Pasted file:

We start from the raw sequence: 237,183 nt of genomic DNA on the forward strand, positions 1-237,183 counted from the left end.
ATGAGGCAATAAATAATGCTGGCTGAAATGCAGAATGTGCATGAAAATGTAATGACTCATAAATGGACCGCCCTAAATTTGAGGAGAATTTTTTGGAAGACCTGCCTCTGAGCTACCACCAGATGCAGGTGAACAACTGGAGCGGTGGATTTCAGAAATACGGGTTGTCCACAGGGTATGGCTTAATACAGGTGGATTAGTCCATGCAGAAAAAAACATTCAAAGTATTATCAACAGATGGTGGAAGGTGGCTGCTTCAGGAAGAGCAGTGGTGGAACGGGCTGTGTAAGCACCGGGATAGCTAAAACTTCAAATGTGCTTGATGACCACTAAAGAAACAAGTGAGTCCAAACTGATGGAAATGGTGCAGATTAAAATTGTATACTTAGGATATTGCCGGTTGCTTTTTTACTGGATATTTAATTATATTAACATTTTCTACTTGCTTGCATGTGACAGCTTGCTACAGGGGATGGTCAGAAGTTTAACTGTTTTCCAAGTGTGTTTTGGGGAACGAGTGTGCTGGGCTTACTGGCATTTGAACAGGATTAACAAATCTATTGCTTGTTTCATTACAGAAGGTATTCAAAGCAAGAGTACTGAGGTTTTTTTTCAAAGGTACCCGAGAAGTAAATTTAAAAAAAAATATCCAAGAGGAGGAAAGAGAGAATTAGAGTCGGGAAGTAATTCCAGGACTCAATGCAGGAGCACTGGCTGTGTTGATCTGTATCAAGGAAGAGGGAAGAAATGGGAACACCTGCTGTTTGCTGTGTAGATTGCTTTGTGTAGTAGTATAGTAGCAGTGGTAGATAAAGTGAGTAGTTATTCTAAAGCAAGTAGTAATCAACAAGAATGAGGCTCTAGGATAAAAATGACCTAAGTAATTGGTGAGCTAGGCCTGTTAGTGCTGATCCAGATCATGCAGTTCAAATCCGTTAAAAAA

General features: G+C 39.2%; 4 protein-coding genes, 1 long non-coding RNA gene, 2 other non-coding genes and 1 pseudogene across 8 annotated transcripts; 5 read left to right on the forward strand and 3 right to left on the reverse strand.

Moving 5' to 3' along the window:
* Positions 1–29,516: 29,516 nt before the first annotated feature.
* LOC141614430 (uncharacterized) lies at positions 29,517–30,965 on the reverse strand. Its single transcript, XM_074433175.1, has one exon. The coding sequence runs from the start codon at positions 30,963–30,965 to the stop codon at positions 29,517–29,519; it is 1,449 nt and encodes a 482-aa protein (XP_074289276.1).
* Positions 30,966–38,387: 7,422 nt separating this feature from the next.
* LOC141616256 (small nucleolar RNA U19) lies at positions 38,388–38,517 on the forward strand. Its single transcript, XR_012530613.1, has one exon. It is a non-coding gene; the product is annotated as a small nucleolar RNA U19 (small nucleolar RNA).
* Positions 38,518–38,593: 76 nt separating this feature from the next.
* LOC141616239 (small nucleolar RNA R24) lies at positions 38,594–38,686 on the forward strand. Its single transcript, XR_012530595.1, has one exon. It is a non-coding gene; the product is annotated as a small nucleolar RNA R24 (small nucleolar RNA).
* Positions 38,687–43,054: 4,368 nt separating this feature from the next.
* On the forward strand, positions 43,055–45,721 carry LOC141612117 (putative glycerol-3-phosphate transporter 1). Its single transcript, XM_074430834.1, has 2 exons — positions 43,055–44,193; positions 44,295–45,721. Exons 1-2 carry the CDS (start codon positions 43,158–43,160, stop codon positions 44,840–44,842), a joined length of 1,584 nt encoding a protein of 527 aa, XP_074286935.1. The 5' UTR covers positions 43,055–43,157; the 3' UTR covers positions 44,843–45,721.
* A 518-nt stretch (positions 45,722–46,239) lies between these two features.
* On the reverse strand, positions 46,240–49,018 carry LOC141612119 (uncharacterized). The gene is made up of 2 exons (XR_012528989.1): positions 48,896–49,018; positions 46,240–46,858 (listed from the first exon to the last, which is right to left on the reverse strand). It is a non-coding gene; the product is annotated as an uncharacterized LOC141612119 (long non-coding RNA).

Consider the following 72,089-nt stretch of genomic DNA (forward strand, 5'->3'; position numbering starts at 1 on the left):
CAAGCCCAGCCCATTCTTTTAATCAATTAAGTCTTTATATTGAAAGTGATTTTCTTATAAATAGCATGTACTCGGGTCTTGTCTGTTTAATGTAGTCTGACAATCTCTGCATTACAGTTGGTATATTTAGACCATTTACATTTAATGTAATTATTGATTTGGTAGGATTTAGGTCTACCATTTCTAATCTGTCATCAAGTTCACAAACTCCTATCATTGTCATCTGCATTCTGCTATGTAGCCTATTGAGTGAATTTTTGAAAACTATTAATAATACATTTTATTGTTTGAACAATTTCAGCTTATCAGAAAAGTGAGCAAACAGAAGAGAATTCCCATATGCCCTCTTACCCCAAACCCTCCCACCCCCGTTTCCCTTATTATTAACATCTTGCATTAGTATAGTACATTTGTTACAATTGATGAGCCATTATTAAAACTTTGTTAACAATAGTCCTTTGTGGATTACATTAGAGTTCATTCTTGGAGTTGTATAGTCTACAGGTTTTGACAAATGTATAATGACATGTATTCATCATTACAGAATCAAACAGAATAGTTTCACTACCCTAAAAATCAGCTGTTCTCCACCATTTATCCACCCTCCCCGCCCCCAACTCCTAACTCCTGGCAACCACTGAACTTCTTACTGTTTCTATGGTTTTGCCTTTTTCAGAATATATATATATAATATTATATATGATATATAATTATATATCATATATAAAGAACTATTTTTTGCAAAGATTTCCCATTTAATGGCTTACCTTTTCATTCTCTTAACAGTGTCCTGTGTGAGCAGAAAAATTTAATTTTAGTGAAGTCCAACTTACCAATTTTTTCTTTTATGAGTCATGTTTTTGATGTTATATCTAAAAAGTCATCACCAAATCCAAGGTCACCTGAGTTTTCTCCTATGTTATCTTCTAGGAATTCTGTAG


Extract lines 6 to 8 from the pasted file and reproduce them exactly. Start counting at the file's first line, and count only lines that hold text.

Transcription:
* LOC141614430 (uncharacterized) lies at positions 29,517–30,965 on the reverse strand. Its single transcript, XM_074433175.1, has one exon. The coding sequence runs from the start codon at positions 30,963–30,965 to the stop codon at positions 29,517–29,519; it is 1,449 nt and encodes a 482-aa protein (XP_074289276.1).
* Positions 30,966–38,387: 7,422 nt separating this feature from the next.
* LOC141616256 (small nucleolar RNA U19) lies at positions 38,388–38,517 on the forward strand. Its single transcript, XR_012530613.1, has one exon. It is a non-coding gene; the product is annotated as a small nucleolar RNA U19 (small nucleolar RNA).